If there’s one thing to come of Rahmir Johnson‘s commitment to Nebraska — other than a potentially successful career spanning several winning seasons in Lincoln — it’s that the prospect revealed himself as a planner.
Wanting to tell the coaching staff of his commitment, Johnson called Huskers running backs coach Ryan Held and coach Scott Frost on May 1 to inform them that, yes, he was theirs. But it had to be a secret. The 4-star running back had a trick up his sleeve, and it wasn’t the usual recruiting hoopla — no 2-minute, heavily edited video, no local television announcement, no news conference.
Just him and the Jets. The Harlem Jets.
Take a look at Johnson’s player profile on any recruiting website and you’ll see that he attends Bergen Catholic, a prominent program in northern New Jersey. He’s listed as a New Jersey native, which isn’t exactly correct.
Johnson is from across the state border to the east: New York City. Harlem, to be exact.
“I’m from New York,” he clarifies. “I go to school in Jersey.”
And it was with the Harlem Jets, a youth athletics organization that promotes sports as a way for kids to reach their full potential, that introduced Johnson to football and, thus, his ticket to Nebraska. When it came time to announce his commitment, Johnson went back to Harlem the morning of May 5, a beautiful Saturday in the city.
“It was an amazing experience,” said Jamel Wright, who founded the Jets 13 years ago and serves as the organization’s president. “We’ve had quite a few of our kids select colleges and go off to play college football. But that was the first time one of our guys actually made the selection in front of our kids, with the program a part of it. So it was a great experience for all involved.”
Wright has known Johnson for about eight years, he said. The mentor described the reaction from the kids and parents in attendance as “euphoric.”
“Everyone was screaming and hollering and clapping,” Wright remembers.
Understandably, there were members of Johnson’s inner circle who wanted him to pick Rutgers, one of the schools in his final four, so they could watch him play more frequently.
“But at the end of the day, he made an excellent choice,” Wright said. “We looked at what Nebraska has to offer. We’re hopeful that he can step right in and have a major impact.”
Johnson confided in Wright as he cut his list of schools to four and ultimately committed to Nebraska. All along, he wanted the community he grew up with to feel like it was part of his decision.
When Wright brought up the idea of making the commitment public in front of all the youth teams, Johnson was game.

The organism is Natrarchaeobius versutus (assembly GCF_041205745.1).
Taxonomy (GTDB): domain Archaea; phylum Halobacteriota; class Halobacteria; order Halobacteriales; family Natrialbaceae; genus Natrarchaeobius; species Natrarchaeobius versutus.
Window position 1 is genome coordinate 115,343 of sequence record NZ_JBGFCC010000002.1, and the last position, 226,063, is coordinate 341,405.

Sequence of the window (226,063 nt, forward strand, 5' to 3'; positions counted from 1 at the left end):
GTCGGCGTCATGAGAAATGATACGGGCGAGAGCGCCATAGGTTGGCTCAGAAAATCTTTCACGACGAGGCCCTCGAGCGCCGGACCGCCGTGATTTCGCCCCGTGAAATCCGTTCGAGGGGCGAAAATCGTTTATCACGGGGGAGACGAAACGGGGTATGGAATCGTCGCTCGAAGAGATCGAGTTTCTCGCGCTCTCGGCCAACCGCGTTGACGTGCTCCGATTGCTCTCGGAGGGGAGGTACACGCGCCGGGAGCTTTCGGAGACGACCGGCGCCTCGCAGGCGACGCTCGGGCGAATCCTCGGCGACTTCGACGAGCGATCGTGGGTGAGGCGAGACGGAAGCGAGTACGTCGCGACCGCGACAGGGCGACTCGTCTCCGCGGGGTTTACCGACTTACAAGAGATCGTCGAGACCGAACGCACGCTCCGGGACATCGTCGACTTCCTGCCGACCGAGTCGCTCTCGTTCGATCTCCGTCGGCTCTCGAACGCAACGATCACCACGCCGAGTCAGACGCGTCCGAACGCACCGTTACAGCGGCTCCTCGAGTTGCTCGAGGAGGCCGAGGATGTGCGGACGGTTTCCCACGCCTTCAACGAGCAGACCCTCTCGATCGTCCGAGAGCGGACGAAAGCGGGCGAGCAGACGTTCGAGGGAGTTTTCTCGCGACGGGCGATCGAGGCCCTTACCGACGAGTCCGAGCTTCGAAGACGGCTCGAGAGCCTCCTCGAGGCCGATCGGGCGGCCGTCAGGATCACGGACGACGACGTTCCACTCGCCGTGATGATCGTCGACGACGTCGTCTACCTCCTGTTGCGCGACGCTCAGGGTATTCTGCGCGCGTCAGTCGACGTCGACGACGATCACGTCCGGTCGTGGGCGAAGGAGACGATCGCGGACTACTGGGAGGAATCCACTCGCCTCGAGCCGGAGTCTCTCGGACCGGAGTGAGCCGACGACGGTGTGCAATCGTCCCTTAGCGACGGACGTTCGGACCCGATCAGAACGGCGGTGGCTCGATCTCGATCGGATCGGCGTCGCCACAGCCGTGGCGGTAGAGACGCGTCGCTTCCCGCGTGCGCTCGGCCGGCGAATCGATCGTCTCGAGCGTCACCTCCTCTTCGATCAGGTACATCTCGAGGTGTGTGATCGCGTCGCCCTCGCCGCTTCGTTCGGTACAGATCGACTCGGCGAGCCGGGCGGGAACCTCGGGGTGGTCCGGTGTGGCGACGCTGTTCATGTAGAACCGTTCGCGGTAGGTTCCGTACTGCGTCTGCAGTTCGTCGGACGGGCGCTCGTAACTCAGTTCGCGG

“He said, ‘That’s a great idea. Let’s do it.’ ”
And so they did.
“I was like, ‘Yeah, I think it would be a good idea to announce my commitment in front of the kids out in the city,’ ” Johnson said. “So they could see a person growing up like them, young [going to a Division I school]. I thought it would be good for the kids to see something like that, a nice thing to happen for the city of Harlem.”
Johnson is aware that he’s an anomaly as a football player from Harlem.
“You don’t get too many kids who play football to make it this far,” he said.
According to the 247Sports composite rankings, Johnson is the 19th-ranked running back and No. 316 overall prospect in the class.
The beauty of the Harlem Jets lies in their motto: “Once a Jet, always a Jet.” It’s something Johnson bought into after going through the program.
“Rahmir’s kind of always around the kids, around the program,” Wright said. “It lets them know that if you do the right thing and you work hard and you’re dedicated and you’re committed to, first and foremost, your academics, then to sports and so on and so forth, then you can attain a level of success without compromising your integrity and just by being a good guy.
“They view him as a good guy — a standup guy — and an honorable kid. That’s the kind of person they would all eventually like to develop into.”
Wright remembers Johnson as a shy 10-year-old.
“Rahmir’s always been a quiet, kind of introverted kid,” Wright said. “He showed up that way.”
Edward Alexander, affectionately known to those in the program as Coach A, lived in the same building as Johnson. The two used to walk to practice together, and Alexander was instrumental in getting Johnson to open up and develop into a polished young man.
“Rahmir’s always been a solid kid,” Wright said. “I’m not exaggerating by saying I can’t recall him giving me or any one of the coaches or anyone associated with the program a hard way to go about anything. He’s always been a good, honorable kid you could depend on. If he tells you he’s going to do something, he’s gonna do it. And he’s always led from the front.”
And now he’ll lead a sizable contingent of Harlem to Big Red fandom.